“At SEEK Asia, we pride ourselves in having a large team of dedicated account managers and customer care personnel to serve the needs of our customers, together with both employers and job seekers,” he revealed. “They were among the most impacted, and we had to ensure that each of them was equipped with a portable computer, access to a reliable Internet connection back home, secure remote access to the company’s internal network and databases, and easy access to work emails or corporate messaging systems on their computers and smartphones.”
As more and more employees crave a work-life balance and demand flexible arrangements in the workplace, working from home is no longer an option that companies can ignore.
“Managing work from home may be challenging, but technology has made it easier, and we embraced this in a huge way and continue to evaluate ways to improve our remote working effectiveness,” agreed Rajandran.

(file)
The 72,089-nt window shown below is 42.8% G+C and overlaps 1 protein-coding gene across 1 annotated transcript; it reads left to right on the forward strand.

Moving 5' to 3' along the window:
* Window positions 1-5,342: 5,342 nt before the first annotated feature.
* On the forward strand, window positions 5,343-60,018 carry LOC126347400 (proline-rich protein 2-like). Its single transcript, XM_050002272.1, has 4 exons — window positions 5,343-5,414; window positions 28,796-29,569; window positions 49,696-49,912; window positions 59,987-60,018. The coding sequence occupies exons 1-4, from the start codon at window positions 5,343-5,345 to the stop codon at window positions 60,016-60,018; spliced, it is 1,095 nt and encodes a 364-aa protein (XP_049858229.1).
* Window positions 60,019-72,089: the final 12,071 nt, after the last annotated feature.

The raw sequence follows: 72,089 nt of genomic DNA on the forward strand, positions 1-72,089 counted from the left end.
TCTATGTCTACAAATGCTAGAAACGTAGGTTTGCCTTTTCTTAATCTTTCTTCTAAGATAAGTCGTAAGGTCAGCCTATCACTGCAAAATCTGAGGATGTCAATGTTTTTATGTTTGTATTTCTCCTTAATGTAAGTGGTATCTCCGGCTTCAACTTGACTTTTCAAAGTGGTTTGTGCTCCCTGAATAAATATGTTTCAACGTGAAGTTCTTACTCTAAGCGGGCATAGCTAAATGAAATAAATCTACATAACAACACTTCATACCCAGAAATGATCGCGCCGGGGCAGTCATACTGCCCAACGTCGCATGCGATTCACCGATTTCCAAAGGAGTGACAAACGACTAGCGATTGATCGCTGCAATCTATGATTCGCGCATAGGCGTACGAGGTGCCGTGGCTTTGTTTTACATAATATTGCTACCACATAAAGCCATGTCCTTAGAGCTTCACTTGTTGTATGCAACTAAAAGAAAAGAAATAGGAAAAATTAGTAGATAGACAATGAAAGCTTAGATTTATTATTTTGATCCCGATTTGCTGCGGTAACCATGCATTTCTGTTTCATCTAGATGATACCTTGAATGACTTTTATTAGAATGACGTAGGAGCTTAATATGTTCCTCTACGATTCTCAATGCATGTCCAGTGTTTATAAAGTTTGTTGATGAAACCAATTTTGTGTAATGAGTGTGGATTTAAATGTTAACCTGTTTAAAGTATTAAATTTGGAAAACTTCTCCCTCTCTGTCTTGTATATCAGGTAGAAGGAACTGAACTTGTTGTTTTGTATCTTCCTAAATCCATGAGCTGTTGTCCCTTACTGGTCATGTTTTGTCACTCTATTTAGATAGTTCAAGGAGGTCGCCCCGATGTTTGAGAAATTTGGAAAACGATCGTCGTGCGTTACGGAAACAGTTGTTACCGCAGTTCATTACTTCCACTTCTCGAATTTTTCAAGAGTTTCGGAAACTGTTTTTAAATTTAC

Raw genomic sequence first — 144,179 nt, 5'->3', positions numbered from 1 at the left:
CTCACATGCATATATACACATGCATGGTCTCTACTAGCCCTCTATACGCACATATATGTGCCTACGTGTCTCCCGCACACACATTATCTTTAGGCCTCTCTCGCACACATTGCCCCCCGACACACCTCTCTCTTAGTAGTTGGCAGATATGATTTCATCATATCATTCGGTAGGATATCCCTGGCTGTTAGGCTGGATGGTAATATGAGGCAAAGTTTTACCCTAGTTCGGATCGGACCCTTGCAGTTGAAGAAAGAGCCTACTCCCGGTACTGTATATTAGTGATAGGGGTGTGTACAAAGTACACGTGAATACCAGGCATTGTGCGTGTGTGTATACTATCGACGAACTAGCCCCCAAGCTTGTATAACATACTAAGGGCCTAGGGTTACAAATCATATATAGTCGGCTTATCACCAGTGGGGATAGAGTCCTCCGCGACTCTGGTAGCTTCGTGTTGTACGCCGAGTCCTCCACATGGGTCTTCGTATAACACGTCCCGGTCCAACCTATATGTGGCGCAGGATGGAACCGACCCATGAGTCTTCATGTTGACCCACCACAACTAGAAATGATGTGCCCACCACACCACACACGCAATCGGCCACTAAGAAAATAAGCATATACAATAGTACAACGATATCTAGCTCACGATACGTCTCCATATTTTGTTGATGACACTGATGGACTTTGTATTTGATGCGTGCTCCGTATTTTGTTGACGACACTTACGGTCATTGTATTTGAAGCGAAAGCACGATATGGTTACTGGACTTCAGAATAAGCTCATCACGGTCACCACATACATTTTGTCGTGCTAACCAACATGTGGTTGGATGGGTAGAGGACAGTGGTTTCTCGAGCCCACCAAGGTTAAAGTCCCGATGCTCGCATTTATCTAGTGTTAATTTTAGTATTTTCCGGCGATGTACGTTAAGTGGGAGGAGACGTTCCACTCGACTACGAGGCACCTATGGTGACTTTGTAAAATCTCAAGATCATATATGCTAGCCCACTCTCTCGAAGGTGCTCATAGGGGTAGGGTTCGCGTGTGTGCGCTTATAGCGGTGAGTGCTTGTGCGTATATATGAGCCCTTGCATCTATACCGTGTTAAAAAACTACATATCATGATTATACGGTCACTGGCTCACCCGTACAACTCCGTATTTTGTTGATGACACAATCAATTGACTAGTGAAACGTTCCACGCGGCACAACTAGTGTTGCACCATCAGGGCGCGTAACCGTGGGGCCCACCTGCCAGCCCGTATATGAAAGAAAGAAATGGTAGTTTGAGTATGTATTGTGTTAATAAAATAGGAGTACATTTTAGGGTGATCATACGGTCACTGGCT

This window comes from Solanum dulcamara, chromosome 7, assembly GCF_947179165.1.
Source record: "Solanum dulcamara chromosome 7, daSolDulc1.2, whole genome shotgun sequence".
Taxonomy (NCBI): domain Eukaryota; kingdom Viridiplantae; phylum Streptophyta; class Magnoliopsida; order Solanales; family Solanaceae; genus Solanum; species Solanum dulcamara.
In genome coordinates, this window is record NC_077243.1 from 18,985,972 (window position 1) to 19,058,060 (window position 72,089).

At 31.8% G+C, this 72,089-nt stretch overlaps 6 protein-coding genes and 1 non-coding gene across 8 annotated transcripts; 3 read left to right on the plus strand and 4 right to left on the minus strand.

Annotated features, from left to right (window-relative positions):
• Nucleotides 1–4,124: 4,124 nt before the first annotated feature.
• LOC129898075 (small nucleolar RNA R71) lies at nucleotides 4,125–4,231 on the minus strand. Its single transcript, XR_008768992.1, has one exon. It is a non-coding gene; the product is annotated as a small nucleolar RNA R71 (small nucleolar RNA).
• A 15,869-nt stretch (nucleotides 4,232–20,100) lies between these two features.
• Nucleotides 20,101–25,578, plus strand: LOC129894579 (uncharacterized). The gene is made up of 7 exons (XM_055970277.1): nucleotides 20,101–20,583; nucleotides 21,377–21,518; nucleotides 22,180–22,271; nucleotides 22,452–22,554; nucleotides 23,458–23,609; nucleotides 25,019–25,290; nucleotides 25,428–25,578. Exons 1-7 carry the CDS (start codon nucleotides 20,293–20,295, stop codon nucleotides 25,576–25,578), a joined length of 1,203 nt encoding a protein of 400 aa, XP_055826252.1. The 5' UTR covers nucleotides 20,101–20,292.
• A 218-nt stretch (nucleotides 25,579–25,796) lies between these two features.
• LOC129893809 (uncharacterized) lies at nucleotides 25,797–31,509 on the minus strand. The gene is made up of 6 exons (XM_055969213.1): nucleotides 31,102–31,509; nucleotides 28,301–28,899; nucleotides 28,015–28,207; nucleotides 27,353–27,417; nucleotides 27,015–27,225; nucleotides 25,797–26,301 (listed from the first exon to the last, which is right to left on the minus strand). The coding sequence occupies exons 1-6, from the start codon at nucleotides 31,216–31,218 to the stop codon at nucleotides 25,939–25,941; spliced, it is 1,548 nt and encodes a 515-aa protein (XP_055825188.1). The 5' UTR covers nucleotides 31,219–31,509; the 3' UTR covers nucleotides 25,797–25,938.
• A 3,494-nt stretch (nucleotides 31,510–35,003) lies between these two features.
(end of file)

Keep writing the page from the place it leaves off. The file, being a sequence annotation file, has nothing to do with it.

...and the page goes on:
To address any shortfalls in the technology tools and infrastructure used at SEEK Asia, JobStreet and JobsDB, the team worked closely with both job seekers and businesses to understand what they are looking for from a career and talent partner.
“For example, we know from our Asia-wide surveys that having the most up-to-date job listings and having relevant jobs continue to be the most important drivers for people in choosing an online partner, so we doubled down on artificial intelligence (AI) and invested in providing the best algorithms and matching technologies,” he said.